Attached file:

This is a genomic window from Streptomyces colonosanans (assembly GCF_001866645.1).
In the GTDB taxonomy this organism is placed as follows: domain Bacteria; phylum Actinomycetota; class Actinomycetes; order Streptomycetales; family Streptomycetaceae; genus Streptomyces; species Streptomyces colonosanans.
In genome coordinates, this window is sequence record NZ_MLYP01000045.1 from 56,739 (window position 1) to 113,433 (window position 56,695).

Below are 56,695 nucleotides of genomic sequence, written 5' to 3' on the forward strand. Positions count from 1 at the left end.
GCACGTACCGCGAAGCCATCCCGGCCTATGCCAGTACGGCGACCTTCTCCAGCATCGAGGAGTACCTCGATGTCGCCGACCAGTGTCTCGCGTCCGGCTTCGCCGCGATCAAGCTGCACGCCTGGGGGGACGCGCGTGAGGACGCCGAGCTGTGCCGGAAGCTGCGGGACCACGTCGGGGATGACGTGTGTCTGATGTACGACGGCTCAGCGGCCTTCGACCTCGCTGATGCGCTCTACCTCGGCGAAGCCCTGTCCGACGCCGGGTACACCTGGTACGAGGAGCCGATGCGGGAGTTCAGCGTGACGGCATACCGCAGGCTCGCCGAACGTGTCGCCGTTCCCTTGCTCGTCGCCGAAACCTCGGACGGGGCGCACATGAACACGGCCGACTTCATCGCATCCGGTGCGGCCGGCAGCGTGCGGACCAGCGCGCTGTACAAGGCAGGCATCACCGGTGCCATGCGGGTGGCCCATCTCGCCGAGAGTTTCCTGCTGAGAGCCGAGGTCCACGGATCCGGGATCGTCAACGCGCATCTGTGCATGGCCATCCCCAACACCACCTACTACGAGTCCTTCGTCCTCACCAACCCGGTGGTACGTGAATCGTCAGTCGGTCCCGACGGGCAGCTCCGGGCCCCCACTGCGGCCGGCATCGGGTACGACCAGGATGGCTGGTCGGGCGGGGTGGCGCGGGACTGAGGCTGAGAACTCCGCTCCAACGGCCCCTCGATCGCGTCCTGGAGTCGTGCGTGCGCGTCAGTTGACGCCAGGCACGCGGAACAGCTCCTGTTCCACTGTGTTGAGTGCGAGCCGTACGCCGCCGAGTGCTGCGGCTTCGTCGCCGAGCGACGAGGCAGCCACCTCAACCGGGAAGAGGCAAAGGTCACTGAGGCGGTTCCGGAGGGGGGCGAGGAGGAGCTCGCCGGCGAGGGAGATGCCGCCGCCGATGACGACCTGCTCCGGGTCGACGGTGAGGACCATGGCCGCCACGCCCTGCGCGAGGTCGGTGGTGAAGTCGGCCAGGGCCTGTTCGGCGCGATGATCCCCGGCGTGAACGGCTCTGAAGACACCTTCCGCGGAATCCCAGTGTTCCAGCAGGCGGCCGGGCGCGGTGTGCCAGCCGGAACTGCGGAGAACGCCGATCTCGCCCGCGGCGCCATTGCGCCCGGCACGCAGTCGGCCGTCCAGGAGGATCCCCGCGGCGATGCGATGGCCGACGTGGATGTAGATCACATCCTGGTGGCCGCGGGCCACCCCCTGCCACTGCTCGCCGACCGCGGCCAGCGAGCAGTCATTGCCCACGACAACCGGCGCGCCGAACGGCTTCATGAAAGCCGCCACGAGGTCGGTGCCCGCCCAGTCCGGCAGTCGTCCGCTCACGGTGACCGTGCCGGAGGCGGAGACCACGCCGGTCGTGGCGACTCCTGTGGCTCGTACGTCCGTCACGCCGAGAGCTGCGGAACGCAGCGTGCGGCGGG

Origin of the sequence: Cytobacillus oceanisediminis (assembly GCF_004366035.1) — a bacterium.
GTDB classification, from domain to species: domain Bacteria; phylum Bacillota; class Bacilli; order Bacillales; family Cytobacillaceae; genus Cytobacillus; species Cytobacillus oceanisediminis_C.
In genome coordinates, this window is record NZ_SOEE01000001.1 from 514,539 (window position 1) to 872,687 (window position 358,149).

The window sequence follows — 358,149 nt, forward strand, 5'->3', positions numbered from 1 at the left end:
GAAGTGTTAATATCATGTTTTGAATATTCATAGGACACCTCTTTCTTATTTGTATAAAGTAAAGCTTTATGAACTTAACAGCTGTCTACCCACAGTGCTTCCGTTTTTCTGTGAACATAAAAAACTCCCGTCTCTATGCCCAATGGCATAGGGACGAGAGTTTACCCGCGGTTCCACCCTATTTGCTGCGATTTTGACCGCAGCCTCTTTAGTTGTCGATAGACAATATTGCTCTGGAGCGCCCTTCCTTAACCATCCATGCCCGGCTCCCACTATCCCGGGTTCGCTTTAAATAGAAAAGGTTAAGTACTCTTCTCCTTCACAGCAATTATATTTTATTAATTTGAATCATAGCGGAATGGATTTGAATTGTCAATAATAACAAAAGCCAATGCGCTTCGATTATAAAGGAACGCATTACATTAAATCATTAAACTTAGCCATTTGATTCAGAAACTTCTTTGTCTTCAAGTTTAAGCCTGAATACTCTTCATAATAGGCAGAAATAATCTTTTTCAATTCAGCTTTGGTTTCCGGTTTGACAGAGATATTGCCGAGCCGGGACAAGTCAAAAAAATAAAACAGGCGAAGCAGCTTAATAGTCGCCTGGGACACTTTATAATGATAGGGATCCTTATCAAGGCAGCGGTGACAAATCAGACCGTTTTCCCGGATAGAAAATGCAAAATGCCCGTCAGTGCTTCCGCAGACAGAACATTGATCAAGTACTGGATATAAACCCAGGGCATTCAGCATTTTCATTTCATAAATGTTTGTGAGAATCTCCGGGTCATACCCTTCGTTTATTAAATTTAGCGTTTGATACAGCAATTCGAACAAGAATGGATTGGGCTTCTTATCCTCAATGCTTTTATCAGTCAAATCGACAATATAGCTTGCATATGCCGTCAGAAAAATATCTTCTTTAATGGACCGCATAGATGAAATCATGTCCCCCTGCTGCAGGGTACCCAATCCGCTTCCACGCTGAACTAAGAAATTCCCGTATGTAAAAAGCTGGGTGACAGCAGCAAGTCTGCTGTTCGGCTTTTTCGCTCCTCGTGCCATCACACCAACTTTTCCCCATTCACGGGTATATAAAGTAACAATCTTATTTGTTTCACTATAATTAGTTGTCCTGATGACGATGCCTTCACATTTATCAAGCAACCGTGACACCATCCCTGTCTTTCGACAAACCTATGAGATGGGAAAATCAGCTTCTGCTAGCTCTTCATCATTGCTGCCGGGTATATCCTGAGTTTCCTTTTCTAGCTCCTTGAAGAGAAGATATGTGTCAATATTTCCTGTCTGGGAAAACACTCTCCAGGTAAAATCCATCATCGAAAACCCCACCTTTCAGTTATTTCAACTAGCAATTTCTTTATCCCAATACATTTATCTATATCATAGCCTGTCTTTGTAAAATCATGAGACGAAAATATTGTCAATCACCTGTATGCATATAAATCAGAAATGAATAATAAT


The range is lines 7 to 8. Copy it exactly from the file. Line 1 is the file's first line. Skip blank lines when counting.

GTDB classification, from domain to species: domain Bacteria; phylum Bacillota; class Bacilli; order Bacillales; family Cytobacillaceae; genus Cytobacillus; species Cytobacillus oceanisediminis_C.
In genome coordinates, this window is record NZ_SOEE01000001.1 from 514,539 (window position 1) to 872,687 (window position 358,149).